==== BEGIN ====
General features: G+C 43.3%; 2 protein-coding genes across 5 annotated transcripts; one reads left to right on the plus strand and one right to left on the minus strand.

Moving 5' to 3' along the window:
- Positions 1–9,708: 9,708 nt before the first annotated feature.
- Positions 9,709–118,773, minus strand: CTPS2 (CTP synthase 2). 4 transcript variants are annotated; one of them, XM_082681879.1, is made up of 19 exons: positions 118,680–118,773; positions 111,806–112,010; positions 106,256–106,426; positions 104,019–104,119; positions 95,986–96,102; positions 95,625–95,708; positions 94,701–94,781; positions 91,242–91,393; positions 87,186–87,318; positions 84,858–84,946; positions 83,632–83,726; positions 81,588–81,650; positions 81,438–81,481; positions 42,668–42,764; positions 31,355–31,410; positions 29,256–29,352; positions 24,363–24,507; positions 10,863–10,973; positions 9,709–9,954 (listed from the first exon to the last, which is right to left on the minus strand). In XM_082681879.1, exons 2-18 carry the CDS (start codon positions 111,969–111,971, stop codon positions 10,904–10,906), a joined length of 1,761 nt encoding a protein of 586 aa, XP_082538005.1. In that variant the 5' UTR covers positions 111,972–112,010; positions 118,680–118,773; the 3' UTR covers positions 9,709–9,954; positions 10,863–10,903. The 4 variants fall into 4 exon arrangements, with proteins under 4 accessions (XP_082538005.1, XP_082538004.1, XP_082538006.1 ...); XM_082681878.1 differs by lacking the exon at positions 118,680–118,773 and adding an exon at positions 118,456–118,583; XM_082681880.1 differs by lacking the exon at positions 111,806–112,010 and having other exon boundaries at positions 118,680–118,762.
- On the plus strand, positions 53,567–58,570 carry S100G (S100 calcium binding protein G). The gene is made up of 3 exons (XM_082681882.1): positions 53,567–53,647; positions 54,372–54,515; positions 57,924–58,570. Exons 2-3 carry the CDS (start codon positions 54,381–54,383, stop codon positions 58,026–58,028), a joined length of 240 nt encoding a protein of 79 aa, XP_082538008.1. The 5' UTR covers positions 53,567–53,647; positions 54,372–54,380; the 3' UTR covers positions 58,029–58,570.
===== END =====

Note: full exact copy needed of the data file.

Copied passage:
General features: G+C 43.3%; 2 protein-coding genes across 5 annotated transcripts; one reads left to right on the plus strand and one right to left on the minus strand.

Moving 5' to 3' along the window:
- Positions 1–9,708: 9,708 nt before the first annotated feature.
- Positions 9,709–118,773, minus strand: CTPS2 (CTP synthase 2). 4 transcript variants are annotated; one of them, XM_082681879.1, is made up of 19 exons: positions 118,680–118,773; positions 111,806–112,010; positions 106,256–106,426; positions 104,019–104,119; positions 95,986–96,102; positions 95,625–95,708; positions 94,701–94,781; positions 91,242–91,393; positions 87,186–87,318; positions 84,858–84,946; positions 83,632–83,726; positions 81,588–81,650; positions 81,438–81,481; positions 42,668–42,764; positions 31,355–31,410; positions 29,256–29,352; positions 24,363–24,507; positions 10,863–10,973; positions 9,709–9,954 (listed from the first exon to the last, which is right to left on the minus strand). In XM_082681879.1, exons 2-18 carry the CDS (start codon positions 111,969–111,971, stop codon positions 10,904–10,906), a joined length of 1,761 nt encoding a protein of 586 aa, XP_082538005.1. In that variant the 5' UTR covers positions 111,972–112,010; positions 118,680–118,773; the 3' UTR covers positions 9,709–9,954; positions 10,863–10,903. The 4 variants fall into 4 exon arrangements, with proteins under 4 accessions (XP_082538005.1, XP_082538004.1, XP_082538006.1 ...); XM_082681878.1 differs by lacking the exon at positions 118,680–118,773 and adding an exon at positions 118,456–118,583; XM_082681880.1 differs by lacking the exon at positions 111,806–112,010 and having other exon boundaries at positions 118,680–118,762.
- On the plus strand, positions 53,567–58,570 carry S100G (S100 calcium binding protein G). The gene is made up of 3 exons (XM_082681882.1): positions 53,567–53,647; positions 54,372–54,515; positions 57,924–58,570. Exons 2-3 carry the CDS (start codon positions 54,381–54,383, stop codon positions 58,026–58,028), a joined length of 240 nt encoding a protein of 79 aa, XP_082538008.1. The 5' UTR covers positions 53,567–53,647; positions 54,372–54,380; the 3' UTR covers positions 58,029–58,570.